In September 2016, India’s government passed the Aadhaar Act to govern the program, which made publishing an Aadhaar number publicly a criminal offence.
Nilekani did not respond to BuzzFeed News’ requests for comment. yet a source close to him said under the condition of anonymity in which they advised him to take down his tweet for almost six months — starting a few months before the Aadhaar Act was introduced — before This kind of was finally deleted.
Experts said in which Nilekani’s leaked Aadhaar number leaves him vulnerable to identity fraud because the Indian government requires citizens to link their Aadhaar numbers to essential services like food subsidies, utilities, bank accounts, cellphone numbers, as well as insurance services.
“Personal data such as full names, birthdates, as well as residential addresses should always be afforded a high level of protection,” cybersecurity expert Troy Hunt told BuzzFeed News. “For many people, This kind of is usually information they won’t want to share beyond authorized parties because This kind of can be used to locate them or aid in identity theft.”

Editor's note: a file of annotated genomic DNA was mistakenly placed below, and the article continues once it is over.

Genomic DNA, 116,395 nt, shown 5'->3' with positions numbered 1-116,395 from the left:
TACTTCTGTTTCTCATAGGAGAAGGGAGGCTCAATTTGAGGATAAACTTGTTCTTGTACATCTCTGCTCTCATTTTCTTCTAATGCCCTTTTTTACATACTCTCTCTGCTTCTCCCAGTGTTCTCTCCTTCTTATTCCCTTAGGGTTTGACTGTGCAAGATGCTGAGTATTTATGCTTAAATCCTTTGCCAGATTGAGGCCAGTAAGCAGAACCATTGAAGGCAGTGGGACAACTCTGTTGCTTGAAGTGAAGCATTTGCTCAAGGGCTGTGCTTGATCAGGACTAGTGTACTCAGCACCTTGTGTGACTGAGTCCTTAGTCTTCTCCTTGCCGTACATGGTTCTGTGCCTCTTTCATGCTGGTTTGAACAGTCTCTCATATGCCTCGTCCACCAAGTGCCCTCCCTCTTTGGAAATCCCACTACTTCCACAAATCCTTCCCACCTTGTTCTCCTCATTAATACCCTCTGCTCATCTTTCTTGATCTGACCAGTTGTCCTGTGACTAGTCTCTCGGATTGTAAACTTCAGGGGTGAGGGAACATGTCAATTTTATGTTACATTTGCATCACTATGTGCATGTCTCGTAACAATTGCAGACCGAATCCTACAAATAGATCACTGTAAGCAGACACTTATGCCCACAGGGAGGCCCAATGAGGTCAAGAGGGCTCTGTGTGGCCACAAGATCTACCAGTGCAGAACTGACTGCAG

BuzzFeed News, for instance, was able to find out where Nilekani does his banking by using a publicly available, UIDAI-provided service in which lets anyone simply punch in an Aadhaar number on a mobile phone to see the bank accounts This kind of is usually linked to.
Indeed, despite the UIDAI’s repeated denials, Aadhaar numbers leaked online have been used to commit identity theft in India. In October 2017, for instance, Indian police arrested a group in which used the leaked Aadhaar numbers of nearly 300 pensioners to open bank accounts in their names as well as swindled over four million Indian rupees worth of pension money over two years, according to reports.
generating things murkier is usually the UIDAI’s conflicting messaging about whether an Aadhar ID is usually actually private information or not. After The Tribune published an investigation revealing how This kind of was able to buy unauthorized access to the demographic details of nearly 1.2 billion Indians from the Aadhaar database earlier This kind of week, the UIDAI said having someone’s Aadhaar number as well as demographic information was “not a security threat” without also having their biometric information. yet a day later, the agency sent out a tweet cautioning the general public about the importance of keeping Aadhaar numbers confidential.